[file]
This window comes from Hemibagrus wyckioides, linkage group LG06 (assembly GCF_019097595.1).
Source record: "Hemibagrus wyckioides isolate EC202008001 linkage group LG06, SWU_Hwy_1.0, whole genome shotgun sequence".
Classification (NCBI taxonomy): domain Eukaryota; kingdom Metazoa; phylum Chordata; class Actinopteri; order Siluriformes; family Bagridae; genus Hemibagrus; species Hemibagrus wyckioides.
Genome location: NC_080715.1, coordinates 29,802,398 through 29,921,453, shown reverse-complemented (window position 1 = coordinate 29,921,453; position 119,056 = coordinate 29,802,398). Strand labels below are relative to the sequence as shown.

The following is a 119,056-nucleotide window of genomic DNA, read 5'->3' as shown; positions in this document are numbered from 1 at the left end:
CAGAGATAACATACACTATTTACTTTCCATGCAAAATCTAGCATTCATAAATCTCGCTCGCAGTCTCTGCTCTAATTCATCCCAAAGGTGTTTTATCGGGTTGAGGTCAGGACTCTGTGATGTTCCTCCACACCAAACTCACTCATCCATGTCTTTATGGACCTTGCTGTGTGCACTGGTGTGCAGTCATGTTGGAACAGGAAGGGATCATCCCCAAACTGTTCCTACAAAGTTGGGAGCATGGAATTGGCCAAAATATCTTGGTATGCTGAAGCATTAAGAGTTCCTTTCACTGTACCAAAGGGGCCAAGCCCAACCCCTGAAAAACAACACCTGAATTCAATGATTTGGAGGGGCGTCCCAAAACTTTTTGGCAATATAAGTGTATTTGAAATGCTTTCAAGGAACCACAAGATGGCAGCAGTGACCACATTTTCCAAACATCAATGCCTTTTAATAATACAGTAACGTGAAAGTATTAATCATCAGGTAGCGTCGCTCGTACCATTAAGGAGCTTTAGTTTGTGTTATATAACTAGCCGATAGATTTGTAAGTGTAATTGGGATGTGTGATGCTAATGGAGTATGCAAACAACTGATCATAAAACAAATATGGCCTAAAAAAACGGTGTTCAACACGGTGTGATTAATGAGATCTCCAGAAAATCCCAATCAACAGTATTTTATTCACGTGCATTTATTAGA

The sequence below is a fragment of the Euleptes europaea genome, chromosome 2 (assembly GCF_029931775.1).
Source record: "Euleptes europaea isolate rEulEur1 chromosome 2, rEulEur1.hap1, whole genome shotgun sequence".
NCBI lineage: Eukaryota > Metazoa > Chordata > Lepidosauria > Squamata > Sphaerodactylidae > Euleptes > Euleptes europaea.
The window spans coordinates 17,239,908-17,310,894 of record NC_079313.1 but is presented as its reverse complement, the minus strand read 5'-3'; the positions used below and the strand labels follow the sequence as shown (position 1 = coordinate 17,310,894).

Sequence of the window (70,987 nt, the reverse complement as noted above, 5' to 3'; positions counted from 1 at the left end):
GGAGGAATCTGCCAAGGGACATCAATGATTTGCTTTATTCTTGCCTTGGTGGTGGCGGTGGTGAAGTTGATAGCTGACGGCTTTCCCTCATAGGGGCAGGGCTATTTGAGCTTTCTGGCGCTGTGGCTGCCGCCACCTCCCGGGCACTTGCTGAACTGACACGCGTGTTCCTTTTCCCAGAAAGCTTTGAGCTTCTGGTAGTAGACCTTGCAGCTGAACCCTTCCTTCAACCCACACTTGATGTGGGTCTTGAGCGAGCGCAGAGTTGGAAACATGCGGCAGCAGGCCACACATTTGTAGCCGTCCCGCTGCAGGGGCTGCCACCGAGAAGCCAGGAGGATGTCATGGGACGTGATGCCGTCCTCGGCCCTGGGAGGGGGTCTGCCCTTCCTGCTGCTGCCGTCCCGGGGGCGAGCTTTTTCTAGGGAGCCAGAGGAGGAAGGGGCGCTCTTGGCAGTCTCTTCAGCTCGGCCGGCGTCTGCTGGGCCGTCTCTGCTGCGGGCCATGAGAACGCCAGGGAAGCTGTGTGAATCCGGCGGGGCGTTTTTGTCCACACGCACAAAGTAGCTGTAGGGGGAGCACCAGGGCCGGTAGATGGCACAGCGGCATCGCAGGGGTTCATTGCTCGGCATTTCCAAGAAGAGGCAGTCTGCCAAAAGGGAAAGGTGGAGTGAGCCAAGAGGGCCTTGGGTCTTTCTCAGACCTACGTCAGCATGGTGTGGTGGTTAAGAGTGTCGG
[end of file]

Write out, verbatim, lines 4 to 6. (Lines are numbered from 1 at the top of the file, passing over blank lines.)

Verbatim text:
Genome location: NC_080715.1, coordinates 29,802,398 through 29,921,453, shown reverse-complemented (window position 1 = coordinate 29,921,453; position 119,056 = coordinate 29,802,398). Strand labels below are relative to the sequence as shown.

The following is a 119,056-nucleotide window of genomic DNA, read 5'->3' as shown; positions in this document are numbered from 1 at the left end:
CAGAGATAACATACACTATTTACTTTCCATGCAAAATCTAGCATTCATAAATCTCGCTCGCAGTCTCTGCTCTAATTCATCCCAAAGGTGTTTTATCGGGTTGAGGTCAGGACTCTGTGATGTTCCTCCACACCAAACTCACTCATCCATGTCTTTATGGACCTTGCTGTGTGCACTGGTGTGCAGTCATGTTGGAACAGGAAGGGATCATCCCCAAACTGTTCCTACAAAGTTGGGAGCATGGAATTGGCCAAAATATCTTGGTATGCTGAAGCATTAAGAGTTCCTTTCACTGTACCAAAGGGGCCAAGCCCAACCCCTGAAAAACAACACCTGAATTCAATGATTTGGAGGGGCGTCCCAAAACTTTTTGGCAATATAAGTGTATTTGAAATGCTTTCAAGGAACCACAAGATGGCAGCAGTGACCACATTTTCCAAACATCAATGCCTTTTAATAATACAGTAACGTGAAAGTATTAATCATCAGGTAGCGTCGCTCGTACCATTAAGGAGCTTTAGTTTGTGTTATATAACTAGCCGATAGATTTGTAAGTGTAATTGGGATGTGTGATGCTAATGGAGTATGCAAACAACTGATCATAAAACAAATATGGCCTAAAAAAACGGTGTTCAACACGGTGTGATTAATGAGATCTCCAGAAAATCCCAATCAACAGTATTTTATTCACGTGCATTTATTAGA